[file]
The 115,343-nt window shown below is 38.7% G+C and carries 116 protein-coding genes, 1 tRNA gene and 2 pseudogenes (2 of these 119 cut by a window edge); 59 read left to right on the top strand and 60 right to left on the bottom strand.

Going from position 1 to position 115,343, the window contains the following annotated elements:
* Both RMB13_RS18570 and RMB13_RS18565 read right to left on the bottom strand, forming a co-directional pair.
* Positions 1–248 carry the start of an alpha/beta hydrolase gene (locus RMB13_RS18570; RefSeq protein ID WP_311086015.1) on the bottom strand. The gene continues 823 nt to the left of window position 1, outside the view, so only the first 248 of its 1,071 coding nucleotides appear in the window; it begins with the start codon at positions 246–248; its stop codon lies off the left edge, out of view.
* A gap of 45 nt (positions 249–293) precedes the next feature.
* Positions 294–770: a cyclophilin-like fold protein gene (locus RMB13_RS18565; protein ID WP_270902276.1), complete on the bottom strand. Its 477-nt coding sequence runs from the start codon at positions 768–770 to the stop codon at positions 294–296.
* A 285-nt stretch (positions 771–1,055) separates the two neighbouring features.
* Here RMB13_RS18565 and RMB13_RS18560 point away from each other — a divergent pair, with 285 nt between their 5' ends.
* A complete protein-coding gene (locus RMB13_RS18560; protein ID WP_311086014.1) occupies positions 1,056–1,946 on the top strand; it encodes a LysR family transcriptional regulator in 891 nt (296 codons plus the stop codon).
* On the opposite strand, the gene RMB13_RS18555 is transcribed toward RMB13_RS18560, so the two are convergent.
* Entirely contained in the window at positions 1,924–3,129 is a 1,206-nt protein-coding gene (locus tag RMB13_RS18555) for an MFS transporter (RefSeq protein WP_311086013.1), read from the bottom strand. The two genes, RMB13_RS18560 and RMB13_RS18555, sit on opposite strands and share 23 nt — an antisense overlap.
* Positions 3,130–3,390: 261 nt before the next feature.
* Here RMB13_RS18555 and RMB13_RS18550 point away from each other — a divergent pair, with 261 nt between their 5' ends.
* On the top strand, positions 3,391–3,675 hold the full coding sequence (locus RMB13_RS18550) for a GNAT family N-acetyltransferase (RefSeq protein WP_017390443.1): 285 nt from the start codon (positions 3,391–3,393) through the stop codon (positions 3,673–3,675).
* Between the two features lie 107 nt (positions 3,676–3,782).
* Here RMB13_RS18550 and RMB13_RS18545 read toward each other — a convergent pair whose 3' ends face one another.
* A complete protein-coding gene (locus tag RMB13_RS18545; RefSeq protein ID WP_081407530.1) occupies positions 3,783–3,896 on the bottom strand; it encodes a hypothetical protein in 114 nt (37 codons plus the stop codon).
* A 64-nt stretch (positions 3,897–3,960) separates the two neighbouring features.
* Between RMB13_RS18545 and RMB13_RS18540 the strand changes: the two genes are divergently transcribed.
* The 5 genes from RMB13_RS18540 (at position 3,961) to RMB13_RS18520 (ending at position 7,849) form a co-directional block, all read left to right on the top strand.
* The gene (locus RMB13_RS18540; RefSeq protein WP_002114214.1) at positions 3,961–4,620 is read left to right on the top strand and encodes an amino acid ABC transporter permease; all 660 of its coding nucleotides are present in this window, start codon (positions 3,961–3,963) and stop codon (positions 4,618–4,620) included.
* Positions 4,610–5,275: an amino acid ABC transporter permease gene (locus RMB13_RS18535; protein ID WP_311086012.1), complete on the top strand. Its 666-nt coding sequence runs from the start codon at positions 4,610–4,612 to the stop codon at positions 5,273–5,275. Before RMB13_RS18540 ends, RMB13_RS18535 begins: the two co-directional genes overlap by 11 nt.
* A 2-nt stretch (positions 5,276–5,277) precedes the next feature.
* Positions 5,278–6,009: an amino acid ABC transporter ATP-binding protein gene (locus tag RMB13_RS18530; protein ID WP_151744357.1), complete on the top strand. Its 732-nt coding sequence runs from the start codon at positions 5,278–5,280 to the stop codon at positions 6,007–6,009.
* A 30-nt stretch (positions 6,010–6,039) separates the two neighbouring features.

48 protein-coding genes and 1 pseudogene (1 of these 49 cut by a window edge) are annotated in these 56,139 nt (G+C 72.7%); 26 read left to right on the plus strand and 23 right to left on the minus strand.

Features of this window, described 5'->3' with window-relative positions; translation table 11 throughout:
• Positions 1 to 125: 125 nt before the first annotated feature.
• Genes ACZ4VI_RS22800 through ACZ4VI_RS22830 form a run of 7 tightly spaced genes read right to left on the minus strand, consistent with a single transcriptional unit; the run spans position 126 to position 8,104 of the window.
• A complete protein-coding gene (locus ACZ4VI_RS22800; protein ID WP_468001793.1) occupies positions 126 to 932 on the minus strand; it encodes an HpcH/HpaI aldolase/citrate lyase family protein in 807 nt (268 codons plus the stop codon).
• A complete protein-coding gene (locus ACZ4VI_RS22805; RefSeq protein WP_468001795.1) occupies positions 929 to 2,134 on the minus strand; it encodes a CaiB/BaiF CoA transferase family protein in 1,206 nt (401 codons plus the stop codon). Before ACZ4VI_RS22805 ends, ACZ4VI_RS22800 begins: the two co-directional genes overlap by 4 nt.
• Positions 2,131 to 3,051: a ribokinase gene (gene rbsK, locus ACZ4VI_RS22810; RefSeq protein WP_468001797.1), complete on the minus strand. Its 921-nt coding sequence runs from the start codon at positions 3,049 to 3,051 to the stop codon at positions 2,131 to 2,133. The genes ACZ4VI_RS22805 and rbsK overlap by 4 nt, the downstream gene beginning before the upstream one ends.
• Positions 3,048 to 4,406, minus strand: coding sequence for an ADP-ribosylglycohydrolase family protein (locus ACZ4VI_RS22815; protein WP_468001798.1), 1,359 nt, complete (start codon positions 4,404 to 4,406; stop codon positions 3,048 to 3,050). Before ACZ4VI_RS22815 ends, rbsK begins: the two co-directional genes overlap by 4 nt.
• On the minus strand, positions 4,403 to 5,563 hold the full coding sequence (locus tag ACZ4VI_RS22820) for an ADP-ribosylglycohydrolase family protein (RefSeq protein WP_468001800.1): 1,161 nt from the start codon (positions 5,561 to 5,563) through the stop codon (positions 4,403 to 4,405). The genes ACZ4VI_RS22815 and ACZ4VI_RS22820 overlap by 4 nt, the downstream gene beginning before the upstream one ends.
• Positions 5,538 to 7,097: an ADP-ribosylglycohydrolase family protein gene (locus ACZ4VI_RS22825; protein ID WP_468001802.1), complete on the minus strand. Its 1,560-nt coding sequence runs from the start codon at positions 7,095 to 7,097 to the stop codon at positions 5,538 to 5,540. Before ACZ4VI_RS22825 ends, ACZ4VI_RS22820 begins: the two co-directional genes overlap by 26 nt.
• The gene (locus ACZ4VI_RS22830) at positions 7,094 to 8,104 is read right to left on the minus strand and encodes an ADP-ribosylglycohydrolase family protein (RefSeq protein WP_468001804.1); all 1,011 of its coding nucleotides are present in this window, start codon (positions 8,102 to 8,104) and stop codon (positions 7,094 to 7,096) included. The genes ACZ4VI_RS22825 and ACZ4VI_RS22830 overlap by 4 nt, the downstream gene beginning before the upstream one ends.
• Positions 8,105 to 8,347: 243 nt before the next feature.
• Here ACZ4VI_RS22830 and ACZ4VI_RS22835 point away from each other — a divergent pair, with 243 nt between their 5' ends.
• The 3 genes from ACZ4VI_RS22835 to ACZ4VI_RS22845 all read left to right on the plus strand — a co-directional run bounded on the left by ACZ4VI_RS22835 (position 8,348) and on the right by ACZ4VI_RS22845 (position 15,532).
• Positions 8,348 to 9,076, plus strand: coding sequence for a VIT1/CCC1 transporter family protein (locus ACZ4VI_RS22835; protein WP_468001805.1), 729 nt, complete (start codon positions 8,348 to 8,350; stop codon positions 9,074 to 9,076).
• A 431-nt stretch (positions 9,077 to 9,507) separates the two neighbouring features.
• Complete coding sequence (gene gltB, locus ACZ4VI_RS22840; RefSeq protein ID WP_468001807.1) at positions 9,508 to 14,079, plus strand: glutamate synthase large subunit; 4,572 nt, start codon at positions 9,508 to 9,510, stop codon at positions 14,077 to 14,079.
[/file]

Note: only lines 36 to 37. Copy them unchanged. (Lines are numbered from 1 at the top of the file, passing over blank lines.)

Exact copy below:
• The gene (locus ACZ4VI_RS22830) at positions 7,094 to 8,104 is read right to left on the minus strand and encodes an ADP-ribosylglycohydrolase family protein (RefSeq protein WP_468001804.1); all 1,011 of its coding nucleotides are present in this window, start codon (positions 8,102 to 8,104) and stop codon (positions 7,094 to 7,096) included. The genes ACZ4VI_RS22825 and ACZ4VI_RS22830 overlap by 4 nt, the downstream gene beginning before the upstream one ends.
• Positions 8,105 to 8,347: 243 nt before the next feature.